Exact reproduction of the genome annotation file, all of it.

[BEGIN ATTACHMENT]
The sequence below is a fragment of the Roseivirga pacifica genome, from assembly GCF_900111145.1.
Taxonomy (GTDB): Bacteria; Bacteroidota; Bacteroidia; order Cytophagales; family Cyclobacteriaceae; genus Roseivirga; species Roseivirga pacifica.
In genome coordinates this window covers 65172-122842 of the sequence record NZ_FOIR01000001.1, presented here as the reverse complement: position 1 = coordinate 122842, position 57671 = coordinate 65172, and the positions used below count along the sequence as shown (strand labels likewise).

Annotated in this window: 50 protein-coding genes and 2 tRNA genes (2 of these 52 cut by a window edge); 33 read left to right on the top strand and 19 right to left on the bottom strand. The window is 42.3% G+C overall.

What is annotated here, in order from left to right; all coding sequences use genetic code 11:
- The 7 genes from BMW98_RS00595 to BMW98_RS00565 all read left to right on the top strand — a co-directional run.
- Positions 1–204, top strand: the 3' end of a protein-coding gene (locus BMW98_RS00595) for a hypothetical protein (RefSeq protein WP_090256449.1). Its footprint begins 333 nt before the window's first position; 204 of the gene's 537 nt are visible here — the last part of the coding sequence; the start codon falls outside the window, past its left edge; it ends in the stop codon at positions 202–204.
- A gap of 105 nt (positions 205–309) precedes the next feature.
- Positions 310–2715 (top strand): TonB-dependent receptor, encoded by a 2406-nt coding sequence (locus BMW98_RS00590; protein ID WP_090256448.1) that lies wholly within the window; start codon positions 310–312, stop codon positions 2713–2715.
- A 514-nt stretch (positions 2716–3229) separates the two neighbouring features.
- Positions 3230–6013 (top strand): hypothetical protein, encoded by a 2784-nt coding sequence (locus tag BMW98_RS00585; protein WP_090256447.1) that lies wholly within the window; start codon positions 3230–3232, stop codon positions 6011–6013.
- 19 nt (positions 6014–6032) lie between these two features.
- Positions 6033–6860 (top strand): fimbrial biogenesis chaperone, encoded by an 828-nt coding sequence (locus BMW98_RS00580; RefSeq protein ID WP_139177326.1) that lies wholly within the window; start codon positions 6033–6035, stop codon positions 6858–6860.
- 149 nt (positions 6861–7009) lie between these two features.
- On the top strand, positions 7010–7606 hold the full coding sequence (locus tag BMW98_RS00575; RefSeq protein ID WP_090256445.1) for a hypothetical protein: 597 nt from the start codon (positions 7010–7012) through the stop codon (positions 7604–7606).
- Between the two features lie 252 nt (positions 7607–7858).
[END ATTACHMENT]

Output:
The sequence below is a fragment of the Roseivirga pacifica genome, from assembly GCF_900111145.1.
Taxonomy (GTDB): Bacteria; Bacteroidota; Bacteroidia; order Cytophagales; family Cyclobacteriaceae; genus Roseivirga; species Roseivirga pacifica.
In genome coordinates this window covers 65172-122842 of the sequence record NZ_FOIR01000001.1, presented here as the reverse complement: position 1 = coordinate 122842, position 57671 = coordinate 65172, and the positions used below count along the sequence as shown (strand labels likewise).

Annotated in this window: 50 protein-coding genes and 2 tRNA genes (2 of these 52 cut by a window edge); 33 read left to right on the top strand and 19 right to left on the bottom strand. The window is 42.3% G+C overall.

What is annotated here, in order from left to right; all coding sequences use genetic code 11:
- The 7 genes from BMW98_RS00595 to BMW98_RS00565 all read left to right on the top strand — a co-directional run.
- Positions 1–204, top strand: the 3' end of a protein-coding gene (locus BMW98_RS00595) for a hypothetical protein (RefSeq protein WP_090256449.1). Its footprint begins 333 nt before the window's first position; 204 of the gene's 537 nt are visible here — the last part of the coding sequence; the start codon falls outside the window, past its left edge; it ends in the stop codon at positions 202–204.
- A gap of 105 nt (positions 205–309) precedes the next feature.
- Positions 310–2715 (top strand): TonB-dependent receptor, encoded by a 2406-nt coding sequence (locus BMW98_RS00590; protein ID WP_090256448.1) that lies wholly within the window; start codon positions 310–312, stop codon positions 2713–2715.
- A 514-nt stretch (positions 2716–3229) separates the two neighbouring features.
- Positions 3230–6013 (top strand): hypothetical protein, encoded by a 2784-nt coding sequence (locus tag BMW98_RS00585; protein WP_090256447.1) that lies wholly within the window; start codon positions 3230–3232, stop codon positions 6011–6013.
- 19 nt (positions 6014–6032) lie between these two features.
- Positions 6033–6860 (top strand): fimbrial biogenesis chaperone, encoded by an 828-nt coding sequence (locus BMW98_RS00580; RefSeq protein ID WP_139177326.1) that lies wholly within the window; start codon positions 6033–6035, stop codon positions 6858–6860.
- 149 nt (positions 6861–7009) lie between these two features.
- On the top strand, positions 7010–7606 hold the full coding sequence (locus tag BMW98_RS00575; RefSeq protein ID WP_090256445.1) for a hypothetical protein: 597 nt from the start codon (positions 7010–7012) through the stop codon (positions 7604–7606).
- Between the two features lie 252 nt (positions 7607–7858).